Reform New York: Untangling the Future of Marijuana Policy in the Empire State

06/03/2015 01:03 pm ET | Updated Jun 03, 2016

What is the status of medical marijuana in New York? How can one get a medical card or a dispensary license? When will New York end its racially biased marijuana arrest crusade? Will New York tax and regulate marijuana more broadly for adult use, like Colorado and Washington?

These questions are swirling around New York, where marijuana policies can seem like a confused, tangled mess. New York, the 23rd state to pass medical marijuana legislation, now has regulations are so restrictive that they may not work, leaving patients to suffer. New York, the marijuana arrest capital of the world, where young Black and Latino men are routinely arrested for marijuana possession while Albany lobbyists are scoring huge, lucrative contracts to help companies secure licenses to sell marijuana in the state. New York, where legislation to legalize marijuana for adults is gaining steam with the public and elected officials, yet faces enormous opposition by bureaucrats committed to the status quo of the failed war on drugs. What's really going on, and where's it all going?

Tomorrow, the Drug Policy Alliance (DPA), along policymakers, leaders in the marijuana industry, patients and supporters, are gathering to explore -- and answer -- these questions about marijuana policy reform in New York. The unique event is a fundraiser to support DPA's marijuana reform work in New York and will be held at ABC Home, in their beautiful event space named after Deepak Chopra, known as DeepakHomebase. Attendees will learn about New York's new medical marijuana program along with plans to legalize marijuana for adult use and to rebuild our communities devastated by marijuana prohibition.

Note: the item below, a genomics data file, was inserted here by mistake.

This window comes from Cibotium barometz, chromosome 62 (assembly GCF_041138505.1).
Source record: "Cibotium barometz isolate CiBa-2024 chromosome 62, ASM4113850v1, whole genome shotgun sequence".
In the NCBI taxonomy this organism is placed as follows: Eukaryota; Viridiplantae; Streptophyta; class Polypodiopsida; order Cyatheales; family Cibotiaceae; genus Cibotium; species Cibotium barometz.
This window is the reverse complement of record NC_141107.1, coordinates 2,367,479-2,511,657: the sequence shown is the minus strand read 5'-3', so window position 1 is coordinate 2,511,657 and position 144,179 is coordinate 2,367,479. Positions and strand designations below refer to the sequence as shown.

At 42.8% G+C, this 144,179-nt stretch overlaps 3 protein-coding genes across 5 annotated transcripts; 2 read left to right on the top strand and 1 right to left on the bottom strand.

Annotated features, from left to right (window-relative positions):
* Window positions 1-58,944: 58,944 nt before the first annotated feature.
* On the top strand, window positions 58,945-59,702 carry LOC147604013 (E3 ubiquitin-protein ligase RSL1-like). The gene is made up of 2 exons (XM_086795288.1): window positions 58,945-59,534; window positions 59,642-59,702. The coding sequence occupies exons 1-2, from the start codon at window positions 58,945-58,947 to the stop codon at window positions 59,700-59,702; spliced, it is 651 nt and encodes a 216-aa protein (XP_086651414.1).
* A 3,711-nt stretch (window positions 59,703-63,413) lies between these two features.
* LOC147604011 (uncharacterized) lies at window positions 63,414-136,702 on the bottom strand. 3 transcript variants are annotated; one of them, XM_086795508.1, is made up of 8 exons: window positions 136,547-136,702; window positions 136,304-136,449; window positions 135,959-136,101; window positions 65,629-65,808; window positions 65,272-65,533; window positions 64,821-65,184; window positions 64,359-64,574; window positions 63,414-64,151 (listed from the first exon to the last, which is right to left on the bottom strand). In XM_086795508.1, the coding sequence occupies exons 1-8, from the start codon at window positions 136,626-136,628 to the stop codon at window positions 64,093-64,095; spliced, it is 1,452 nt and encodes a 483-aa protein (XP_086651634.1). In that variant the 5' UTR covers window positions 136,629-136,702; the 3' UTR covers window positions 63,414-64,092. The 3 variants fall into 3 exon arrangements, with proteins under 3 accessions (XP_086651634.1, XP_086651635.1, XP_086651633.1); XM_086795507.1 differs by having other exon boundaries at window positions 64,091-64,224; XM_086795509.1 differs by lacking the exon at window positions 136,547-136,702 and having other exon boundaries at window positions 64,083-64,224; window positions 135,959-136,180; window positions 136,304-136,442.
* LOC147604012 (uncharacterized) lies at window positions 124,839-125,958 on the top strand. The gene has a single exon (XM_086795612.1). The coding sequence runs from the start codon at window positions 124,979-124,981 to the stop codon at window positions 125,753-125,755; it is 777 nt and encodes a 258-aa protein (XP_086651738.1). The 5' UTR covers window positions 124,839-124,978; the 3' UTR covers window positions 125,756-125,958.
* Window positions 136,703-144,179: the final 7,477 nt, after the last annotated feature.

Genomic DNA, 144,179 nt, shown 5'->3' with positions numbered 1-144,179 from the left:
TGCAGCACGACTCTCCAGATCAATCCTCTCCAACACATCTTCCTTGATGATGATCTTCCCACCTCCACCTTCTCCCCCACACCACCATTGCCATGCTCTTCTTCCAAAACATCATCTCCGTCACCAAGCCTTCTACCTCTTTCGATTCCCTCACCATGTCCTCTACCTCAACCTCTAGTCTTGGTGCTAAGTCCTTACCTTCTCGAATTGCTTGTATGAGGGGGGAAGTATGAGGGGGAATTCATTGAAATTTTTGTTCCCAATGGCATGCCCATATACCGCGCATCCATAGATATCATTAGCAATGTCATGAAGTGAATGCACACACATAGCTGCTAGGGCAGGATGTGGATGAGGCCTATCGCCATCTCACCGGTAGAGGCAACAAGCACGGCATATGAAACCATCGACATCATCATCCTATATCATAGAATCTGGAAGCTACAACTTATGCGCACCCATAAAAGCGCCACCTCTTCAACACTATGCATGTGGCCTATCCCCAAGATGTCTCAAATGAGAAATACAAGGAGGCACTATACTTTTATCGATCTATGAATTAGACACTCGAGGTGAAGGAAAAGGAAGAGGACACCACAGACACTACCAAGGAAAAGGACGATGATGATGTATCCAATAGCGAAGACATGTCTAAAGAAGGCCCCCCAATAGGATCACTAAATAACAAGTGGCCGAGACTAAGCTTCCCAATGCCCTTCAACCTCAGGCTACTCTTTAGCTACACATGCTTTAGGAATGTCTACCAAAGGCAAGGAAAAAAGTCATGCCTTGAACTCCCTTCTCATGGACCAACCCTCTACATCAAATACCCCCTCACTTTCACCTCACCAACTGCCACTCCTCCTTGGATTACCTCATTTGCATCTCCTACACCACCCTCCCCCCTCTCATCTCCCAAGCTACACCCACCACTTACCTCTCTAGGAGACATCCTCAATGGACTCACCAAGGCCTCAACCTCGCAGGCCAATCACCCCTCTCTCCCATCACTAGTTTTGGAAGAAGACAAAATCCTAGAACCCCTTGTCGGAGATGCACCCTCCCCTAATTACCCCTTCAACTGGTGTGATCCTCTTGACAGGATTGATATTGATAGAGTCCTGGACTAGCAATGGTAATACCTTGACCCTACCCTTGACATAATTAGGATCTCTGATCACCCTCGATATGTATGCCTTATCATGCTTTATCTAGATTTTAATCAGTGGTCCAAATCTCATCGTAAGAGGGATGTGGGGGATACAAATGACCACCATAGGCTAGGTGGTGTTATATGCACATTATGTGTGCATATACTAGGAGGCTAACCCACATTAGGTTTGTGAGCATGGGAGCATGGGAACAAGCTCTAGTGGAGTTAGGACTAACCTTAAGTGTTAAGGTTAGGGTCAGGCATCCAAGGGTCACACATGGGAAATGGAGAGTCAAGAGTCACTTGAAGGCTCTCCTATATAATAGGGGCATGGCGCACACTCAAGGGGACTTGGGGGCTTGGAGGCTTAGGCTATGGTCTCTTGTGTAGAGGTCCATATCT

There's a lot to cover. Last year, after a long fight led by the Drug Policy Alliance and our Compassionate Care New York campaign, we finally passed New York's medical marijuana bill -- a victory for patients, families and those who believe our drug laws need serious reform. But the bill was narrowed considerably by Governor Cuomo in the final days of negotiations, and has been further restricted through the regulatory process. Now all eyes are on implementation, because how this program is implemented will directly impact patients, and could impact the future of marijuana reform in New York for years to come.

As Cuomo stalls, reform campaigns to fix New York's broken marijuana policies are moving ahead. Legislators have introduced bipartisan legislation to create an emergency access program for critically ill patients, legislation to fix New York's medical marijuana law, a bill to further decriminalize marijuana and redress some of the harms caused by the enforcement of marijuana prohibition, and comprehensive legislation to tax and regulate marijuana in a manner similar to alcohol, while reinvesting in communities negatively impacted by the war on drugs.

Speakers at the event include these elected officials in Albany leading the charge for reform: Assemblyman Richard Gottfried, sponsor and champion of the medical marijuana law and proposals to expand it; Senator Daniel Squadron, and Assemblyman Robert Rodriquez, the sponsors of the Fairness and Equity Act, a robust human rights and racial justice bill that would decriminalize marijuana; and Senator Liz Krueger, sponsor of Marijuana Regulate and Tax Act -- a bill that would end prohibition in New York.

All around the country and around the world, people are recognizing the failure of marijuana prohibition and enacting sensible reforms. It's time for New York to leave behind the broken mess of our existing policies and help lead the movement for reform. Join us Thursday evening to find out how you can support this important work.